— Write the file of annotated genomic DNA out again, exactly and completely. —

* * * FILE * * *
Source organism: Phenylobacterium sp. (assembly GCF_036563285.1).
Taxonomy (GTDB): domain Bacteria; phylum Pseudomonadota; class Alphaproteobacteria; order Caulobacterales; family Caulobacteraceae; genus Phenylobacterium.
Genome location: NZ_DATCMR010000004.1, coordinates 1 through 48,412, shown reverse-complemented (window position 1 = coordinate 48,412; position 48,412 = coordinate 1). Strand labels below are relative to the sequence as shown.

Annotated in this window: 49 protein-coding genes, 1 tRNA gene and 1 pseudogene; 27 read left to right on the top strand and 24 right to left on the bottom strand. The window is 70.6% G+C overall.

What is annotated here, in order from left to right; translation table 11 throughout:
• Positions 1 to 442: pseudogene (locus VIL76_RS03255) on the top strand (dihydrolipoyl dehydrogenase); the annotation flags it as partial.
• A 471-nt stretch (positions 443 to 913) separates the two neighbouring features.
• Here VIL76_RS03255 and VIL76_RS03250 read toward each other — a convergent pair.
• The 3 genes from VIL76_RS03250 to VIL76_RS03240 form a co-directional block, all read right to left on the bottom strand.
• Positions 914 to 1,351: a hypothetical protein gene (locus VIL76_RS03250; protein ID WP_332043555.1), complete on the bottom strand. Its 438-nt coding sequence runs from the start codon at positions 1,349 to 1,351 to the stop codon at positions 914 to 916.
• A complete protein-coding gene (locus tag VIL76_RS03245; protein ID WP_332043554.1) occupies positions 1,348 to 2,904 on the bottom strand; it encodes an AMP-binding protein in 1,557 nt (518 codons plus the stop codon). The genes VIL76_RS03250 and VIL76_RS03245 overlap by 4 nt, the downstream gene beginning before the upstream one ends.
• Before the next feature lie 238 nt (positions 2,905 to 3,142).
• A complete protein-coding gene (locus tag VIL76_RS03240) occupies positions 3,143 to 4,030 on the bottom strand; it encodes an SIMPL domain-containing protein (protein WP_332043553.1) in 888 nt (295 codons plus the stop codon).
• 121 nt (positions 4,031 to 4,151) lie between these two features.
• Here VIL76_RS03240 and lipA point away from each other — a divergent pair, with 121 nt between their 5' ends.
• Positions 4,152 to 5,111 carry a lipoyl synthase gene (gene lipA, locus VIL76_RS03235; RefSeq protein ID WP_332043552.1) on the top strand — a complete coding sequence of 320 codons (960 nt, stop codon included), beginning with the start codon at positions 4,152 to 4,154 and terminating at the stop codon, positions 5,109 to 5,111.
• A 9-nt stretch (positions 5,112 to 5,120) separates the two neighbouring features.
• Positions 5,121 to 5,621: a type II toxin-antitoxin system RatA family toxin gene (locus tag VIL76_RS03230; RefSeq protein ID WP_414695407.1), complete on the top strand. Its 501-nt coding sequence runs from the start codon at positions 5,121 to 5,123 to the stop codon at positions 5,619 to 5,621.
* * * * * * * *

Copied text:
Source organism: Phenylobacterium sp. (assembly GCF_036563285.1).
Taxonomy (GTDB): domain Bacteria; phylum Pseudomonadota; class Alphaproteobacteria; order Caulobacterales; family Caulobacteraceae; genus Phenylobacterium.
Genome location: NZ_DATCMR010000004.1, coordinates 1 through 48,412, shown reverse-complemented (window position 1 = coordinate 48,412; position 48,412 = coordinate 1). Strand labels below are relative to the sequence as shown.

Annotated in this window: 49 protein-coding genes, 1 tRNA gene and 1 pseudogene; 27 read left to right on the top strand and 24 right to left on the bottom strand. The window is 70.6% G+C overall.

What is annotated here, in order from left to right; translation table 11 throughout:
• Positions 1 to 442: pseudogene (locus VIL76_RS03255) on the top strand (dihydrolipoyl dehydrogenase); the annotation flags it as partial.
• A 471-nt stretch (positions 443 to 913) separates the two neighbouring features.
• Here VIL76_RS03255 and VIL76_RS03250 read toward each other — a convergent pair.
• The 3 genes from VIL76_RS03250 to VIL76_RS03240 form a co-directional block, all read right to left on the bottom strand.
• Positions 914 to 1,351: a hypothetical protein gene (locus VIL76_RS03250; protein ID WP_332043555.1), complete on the bottom strand. Its 438-nt coding sequence runs from the start codon at positions 1,349 to 1,351 to the stop codon at positions 914 to 916.
• A complete protein-coding gene (locus tag VIL76_RS03245; protein ID WP_332043554.1) occupies positions 1,348 to 2,904 on the bottom strand; it encodes an AMP-binding protein in 1,557 nt (518 codons plus the stop codon). The genes VIL76_RS03250 and VIL76_RS03245 overlap by 4 nt, the downstream gene beginning before the upstream one ends.
• Before the next feature lie 238 nt (positions 2,905 to 3,142).
• A complete protein-coding gene (locus tag VIL76_RS03240) occupies positions 3,143 to 4,030 on the bottom strand; it encodes an SIMPL domain-containing protein (protein WP_332043553.1) in 888 nt (295 codons plus the stop codon).
• 121 nt (positions 4,031 to 4,151) lie between these two features.
• Here VIL76_RS03240 and lipA point away from each other — a divergent pair, with 121 nt between their 5' ends.
• Positions 4,152 to 5,111 carry a lipoyl synthase gene (gene lipA, locus VIL76_RS03235; RefSeq protein ID WP_332043552.1) on the top strand — a complete coding sequence of 320 codons (960 nt, stop codon included), beginning with the start codon at positions 4,152 to 4,154 and terminating at the stop codon, positions 5,109 to 5,111.
• A 9-nt stretch (positions 5,112 to 5,120) separates the two neighbouring features.
• Positions 5,121 to 5,621: a type II toxin-antitoxin system RatA family toxin gene (locus tag VIL76_RS03230; RefSeq protein ID WP_414695407.1), complete on the top strand. Its 501-nt coding sequence runs from the start codon at positions 5,121 to 5,123 to the stop codon at positions 5,619 to 5,621.